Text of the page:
6.Would you keep sedition along with crimes like terrorism, assassination etc? Since all of them cause disruption of State.
My first priority would be the abolition of the law of sedition as there are other laws which can in a way take care of such offences. The ruling of the supreme court in Bilal Kaloo Ahmad is very germane to prove this point.. It is the business of the Law Commission to go into the details of the matter like it has done for Section 377 and Capital punishment. So it is the Law Commission which can look into the matter in great detail and suggest meaningful and democratic changes.
7.How huge a part does intention play in the law against sedition?How do you ever get to know the intent? This whole business of trying to know the intent is dubious to my mind. The judicial system is not equipped to address this issue. Intention is a psycho-social element which is very hard to prove. The judges will go by whatever has been provided to them as evidence and what exactly was said or written. Again I will point out the Kedarnath reasoning on the existence of two elements which can only be proved through a prolonged investigation and examination. It is possible that during examination it can be proved that one did not have the intent to overthrow the state but one just said it out of anger or sudden fit of rage on the spur of the moment! In any case there is always a gap between the oral/textual material as evidence and the inner mind that may or may not have an explicit motive to cause something to happen!
8.Was the aspect related to intention considered in the Binayak Sen Case and Arundhati Roy case?
Binayak Sen was a totally hopeless case. About nine Noble laureates wrote a letter to the then Prime Minister Manmohan Singh asking why an innocent man should be put behind bars for such a serious crime!. In fact the so called evidence in this case was laughable. He was just an active doctor who worked among poor tribals in Chattisgarh. When his computer was ceased it was found out that some of the people in his pay roll had allegedly joined the Naxals. Secondly, they found works of Mao and Lenin in his study. Should this sort of evidence stand in any court of law? The grapevine in the judicial circle has it that the concerned judge held the conviction because he didn’t want to displease the State power structure and knew very well that it would not stand on appeal.
Another example is of Ashis Nandy who wrote literary articles about illegitimacy of nationalism and was served a notice for sedition. Similarly, Arundhati Roy’s speech is very moving if you actually care to read that without a prejudiced mind! Here I wish to emphasise the point that you don’t have to be necessarily a part of Maoist or communist ‘violence’ to actually see the Octopus like engulfing capacities of nationalism.. As far as sedition is concerned, regardless of whichever party is in power, they have used it as an instrument to harass and intimidate those who strongly disagree with the State. This started from Nehru who was very intolerant towards the judiciary when it went against his idea of centralised nation state. He once grew so desperate with the ruling of the higher judiciary in India that he had to say on record that judges of the high courts and the Supreme Court have committed theft of the Indian Constitution.
I personally feel that the Indian nation state has no reason to be so fragile. It is very strong already but it somehow seems very unstable psychologically. It has to reach out to those communities and people who question its various acts of doubtful nature in the pretext of keeping the various flocks together by utterly repressive means. For example, voices of protest from the north-east, Kashmir, Chhattisgarh have to be compassionately attended to and just not dismissed as the noise of some anti-national fissiparous elements.
9.Do you believe that Kashmir has the right of secession because of the way it has been treated in the past and why?(son/daughter example)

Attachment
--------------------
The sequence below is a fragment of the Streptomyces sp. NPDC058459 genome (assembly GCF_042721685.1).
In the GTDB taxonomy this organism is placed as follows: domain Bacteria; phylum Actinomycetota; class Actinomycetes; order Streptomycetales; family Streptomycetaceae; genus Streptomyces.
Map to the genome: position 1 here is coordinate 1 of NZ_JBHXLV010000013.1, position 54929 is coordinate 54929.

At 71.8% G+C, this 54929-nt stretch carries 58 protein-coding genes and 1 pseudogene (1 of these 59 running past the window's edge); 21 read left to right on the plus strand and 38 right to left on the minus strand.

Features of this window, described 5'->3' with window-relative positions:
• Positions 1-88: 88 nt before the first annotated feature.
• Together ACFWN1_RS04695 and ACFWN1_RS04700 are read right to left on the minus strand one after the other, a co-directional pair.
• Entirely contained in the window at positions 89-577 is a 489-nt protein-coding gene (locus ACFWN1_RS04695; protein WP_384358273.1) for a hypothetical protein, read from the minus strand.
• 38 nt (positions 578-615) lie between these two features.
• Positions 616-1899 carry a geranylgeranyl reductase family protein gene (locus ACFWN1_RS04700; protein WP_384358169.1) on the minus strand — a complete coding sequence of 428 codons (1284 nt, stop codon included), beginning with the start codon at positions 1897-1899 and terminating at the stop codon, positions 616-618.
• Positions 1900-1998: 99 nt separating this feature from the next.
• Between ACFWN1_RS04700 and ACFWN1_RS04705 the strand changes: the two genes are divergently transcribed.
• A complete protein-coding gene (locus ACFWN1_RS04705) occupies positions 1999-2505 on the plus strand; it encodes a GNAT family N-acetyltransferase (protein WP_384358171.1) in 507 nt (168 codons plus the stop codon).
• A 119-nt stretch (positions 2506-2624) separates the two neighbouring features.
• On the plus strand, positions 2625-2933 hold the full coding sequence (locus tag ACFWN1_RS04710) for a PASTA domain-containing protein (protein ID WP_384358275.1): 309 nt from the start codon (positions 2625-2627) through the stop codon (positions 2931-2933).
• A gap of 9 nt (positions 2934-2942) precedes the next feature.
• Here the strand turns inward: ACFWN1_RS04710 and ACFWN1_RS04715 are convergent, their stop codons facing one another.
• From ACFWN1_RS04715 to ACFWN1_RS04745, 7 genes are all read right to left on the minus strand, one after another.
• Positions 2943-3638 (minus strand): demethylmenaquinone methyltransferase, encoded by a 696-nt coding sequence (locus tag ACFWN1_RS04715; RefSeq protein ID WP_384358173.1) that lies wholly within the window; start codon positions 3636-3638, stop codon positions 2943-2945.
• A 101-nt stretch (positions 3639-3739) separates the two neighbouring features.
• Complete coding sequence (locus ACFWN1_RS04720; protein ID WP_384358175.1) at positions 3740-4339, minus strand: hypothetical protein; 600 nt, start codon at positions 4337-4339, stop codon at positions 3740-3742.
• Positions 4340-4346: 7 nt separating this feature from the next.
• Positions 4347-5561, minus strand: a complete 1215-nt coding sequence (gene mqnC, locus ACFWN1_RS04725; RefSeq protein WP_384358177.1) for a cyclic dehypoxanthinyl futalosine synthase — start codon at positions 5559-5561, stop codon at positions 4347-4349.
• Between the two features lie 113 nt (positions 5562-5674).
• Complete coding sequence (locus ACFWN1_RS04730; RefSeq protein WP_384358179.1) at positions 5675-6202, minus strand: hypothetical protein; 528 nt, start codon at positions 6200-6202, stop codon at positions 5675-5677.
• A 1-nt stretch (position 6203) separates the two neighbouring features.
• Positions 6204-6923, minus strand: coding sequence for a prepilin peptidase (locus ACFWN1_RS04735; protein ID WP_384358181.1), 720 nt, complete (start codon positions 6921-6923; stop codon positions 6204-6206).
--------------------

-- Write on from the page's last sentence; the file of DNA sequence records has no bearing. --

Firstly, let’s see the legal position. I disagree with many activists who proclaim that India has illegally occupied Kashmir. That’s a legally incorrect position. The fact of the matter is that an instrument of accession was signed between Raja Hari Singh and the Government of India. It is important to appreciate the scenario at the time Hari Singh decided to sign the agreement and that will also make us understand the reason why Nehru took the Kashmir issue to the UN because a lot of people still blame him for that. These are conjectures based on misunderstandings.
So why did Hari Singh sign the agreement? Hari Singh wanted to stay independent of both India and Pakistan. But when he chose to stay independent, it wasn’t taken well by Pakistan because Pakistan believed that at least the valley which was predominantly Muslim belonged to Pakistan. Therefore, Pakistan encouraged the migration of warring tribesman into Kashmir who looted bazaars, committed murders and rapes and made their way to Srinagar. Nehru watched all this with great anxiety but couldn’t do anything because Kashmir was a foreign country. So the then viceroy, Mountbatten forced Hari Singh to make a decision to part with either of the States. At this moment Hari sing decided to accede to India so that Indian air force could land in Kashmir and take action. But even at that point Hari Singh was in a combative mood and added the condition that it won’t be a complete merger (that’s why we have Article 370). So once the Indian army took control, people of Kashmir had great appreciation for this gesture of the Indian State. It was at that point Nehru chose to go to the UN for he knew that if there was a plebiscite then India would win. But a condition for the plebiscite was that both the armies should withdraw which Pakistan did not agree to. Hence, the plebiscite could not happen.
But today Kashmir remains a disputed territory; you can’t say it is an integral part of India. This dispute should be amicably resolved but I see no immediate possibility of that happening in a foreseeable future. However, when we look at the cultural and historical background of Kashmir it is no doubt a very much Indian place. To cut a very complex cultural story short here, my ultimate conclusion and hope is that the people of Kashmir will themselves one day see the ‘reality’ of the situation and without any force or coercion would want to be with the larger confederation of India! But, first of all, the Indian government has to walk an extra mile and acknowledge the atrocities they may have committed which have been committed towards both the Pandits and the Muslims.